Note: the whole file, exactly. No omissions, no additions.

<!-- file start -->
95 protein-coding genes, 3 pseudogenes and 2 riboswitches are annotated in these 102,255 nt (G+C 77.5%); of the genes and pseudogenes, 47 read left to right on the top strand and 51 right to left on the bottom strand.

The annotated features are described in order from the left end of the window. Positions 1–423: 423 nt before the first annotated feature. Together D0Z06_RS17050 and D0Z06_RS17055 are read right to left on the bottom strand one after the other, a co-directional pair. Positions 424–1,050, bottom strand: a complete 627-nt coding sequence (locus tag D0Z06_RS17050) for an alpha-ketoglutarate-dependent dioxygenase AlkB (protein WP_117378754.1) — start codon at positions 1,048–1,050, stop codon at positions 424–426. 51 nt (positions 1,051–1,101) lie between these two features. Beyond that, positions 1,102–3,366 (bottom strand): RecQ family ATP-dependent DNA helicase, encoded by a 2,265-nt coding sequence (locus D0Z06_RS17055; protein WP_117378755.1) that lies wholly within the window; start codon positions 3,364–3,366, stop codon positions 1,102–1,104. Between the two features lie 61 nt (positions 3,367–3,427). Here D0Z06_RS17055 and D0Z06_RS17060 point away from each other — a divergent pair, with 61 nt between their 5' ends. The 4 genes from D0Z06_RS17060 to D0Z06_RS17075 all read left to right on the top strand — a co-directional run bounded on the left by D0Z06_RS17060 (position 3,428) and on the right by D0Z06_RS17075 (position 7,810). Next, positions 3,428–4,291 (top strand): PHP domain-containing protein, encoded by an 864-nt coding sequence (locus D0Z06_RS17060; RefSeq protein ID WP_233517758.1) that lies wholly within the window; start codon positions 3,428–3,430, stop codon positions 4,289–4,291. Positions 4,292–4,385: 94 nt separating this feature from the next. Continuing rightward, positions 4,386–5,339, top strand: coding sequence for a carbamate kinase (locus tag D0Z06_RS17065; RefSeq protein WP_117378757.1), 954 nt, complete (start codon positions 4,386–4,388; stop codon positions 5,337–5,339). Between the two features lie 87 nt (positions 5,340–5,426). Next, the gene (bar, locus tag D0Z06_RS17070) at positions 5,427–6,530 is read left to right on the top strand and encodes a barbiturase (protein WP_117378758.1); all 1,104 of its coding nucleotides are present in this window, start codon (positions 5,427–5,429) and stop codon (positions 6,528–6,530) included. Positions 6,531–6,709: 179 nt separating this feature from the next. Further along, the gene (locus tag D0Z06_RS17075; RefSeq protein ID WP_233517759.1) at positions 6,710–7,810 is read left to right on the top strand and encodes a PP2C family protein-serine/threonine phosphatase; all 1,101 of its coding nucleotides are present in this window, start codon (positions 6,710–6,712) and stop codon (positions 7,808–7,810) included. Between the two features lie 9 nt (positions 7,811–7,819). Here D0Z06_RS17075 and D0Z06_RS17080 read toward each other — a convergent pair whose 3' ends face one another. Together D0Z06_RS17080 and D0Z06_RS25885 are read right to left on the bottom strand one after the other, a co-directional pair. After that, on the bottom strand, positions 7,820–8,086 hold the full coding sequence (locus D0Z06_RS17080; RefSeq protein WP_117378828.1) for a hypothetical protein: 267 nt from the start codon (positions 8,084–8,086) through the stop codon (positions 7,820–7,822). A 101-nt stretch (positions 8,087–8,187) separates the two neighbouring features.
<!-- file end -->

95 protein-coding genes, 3 pseudogenes and 2 riboswitches are annotated in these 102,255 nt (G+C 77.5%); of the genes and pseudogenes, 47 read left to right on the top strand and 51 right to left on the bottom strand.

The annotated features are described in order from the left end of the window. Positions 1–423: 423 nt before the first annotated feature. Together D0Z06_RS17050 and D0Z06_RS17055 are read right to left on the bottom strand one after the other, a co-directional pair. Positions 424–1,050, bottom strand: a complete 627-nt coding sequence (locus tag D0Z06_RS17050) for an alpha-ketoglutarate-dependent dioxygenase AlkB (protein WP_117378754.1) — start codon at positions 1,048–1,050, stop codon at positions 424–426. 51 nt (positions 1,051–1,101) lie between these two features. Beyond that, positions 1,102–3,366 (bottom strand): RecQ family ATP-dependent DNA helicase, encoded by a 2,265-nt coding sequence (locus D0Z06_RS17055; protein WP_117378755.1) that lies wholly within the window; start codon positions 3,364–3,366, stop codon positions 1,102–1,104. Between the two features lie 61 nt (positions 3,367–3,427). Here D0Z06_RS17055 and D0Z06_RS17060 point away from each other — a divergent pair, with 61 nt between their 5' ends. The 4 genes from D0Z06_RS17060 to D0Z06_RS17075 all read left to right on the top strand — a co-directional run bounded on the left by D0Z06_RS17060 (position 3,428) and on the right by D0Z06_RS17075 (position 7,810). Next, positions 3,428–4,291 (top strand): PHP domain-containing protein, encoded by an 864-nt coding sequence (locus D0Z06_RS17060; RefSeq protein ID WP_233517758.1) that lies wholly within the window; start codon positions 3,428–3,430, stop codon positions 4,289–4,291. Positions 4,292–4,385: 94 nt separating this feature from the next. Continuing rightward, positions 4,386–5,339, top strand: coding sequence for a carbamate kinase (locus tag D0Z06_RS17065; RefSeq protein WP_117378757.1), 954 nt, complete (start codon positions 4,386–4,388; stop codon positions 5,337–5,339). Between the two features lie 87 nt (positions 5,340–5,426). Next, the gene (bar, locus tag D0Z06_RS17070) at positions 5,427–6,530 is read left to right on the top strand and encodes a barbiturase (protein WP_117378758.1); all 1,104 of its coding nucleotides are present in this window, start codon (positions 5,427–5,429) and stop codon (positions 6,528–6,530) included. Positions 6,531–6,709: 179 nt separating this feature from the next. Further along, the gene (locus tag D0Z06_RS17075; RefSeq protein ID WP_233517759.1) at positions 6,710–7,810 is read left to right on the top strand and encodes a PP2C family protein-serine/threonine phosphatase; all 1,101 of its coding nucleotides are present in this window, start codon (positions 6,710–6,712) and stop codon (positions 7,808–7,810) included. Between the two features lie 9 nt (positions 7,811–7,819). Here D0Z06_RS17075 and D0Z06_RS17080 read toward each other — a convergent pair whose 3' ends face one another. Together D0Z06_RS17080 and D0Z06_RS25885 are read right to left on the bottom strand one after the other, a co-directional pair. After that, on the bottom strand, positions 7,820–8,086 hold the full coding sequence (locus D0Z06_RS17080; RefSeq protein WP_117378828.1) for a hypothetical protein: 267 nt from the start codon (positions 8,084–8,086) through the stop codon (positions 7,820–7,822). A 101-nt stretch (positions 8,087–8,187) separates the two neighbouring features.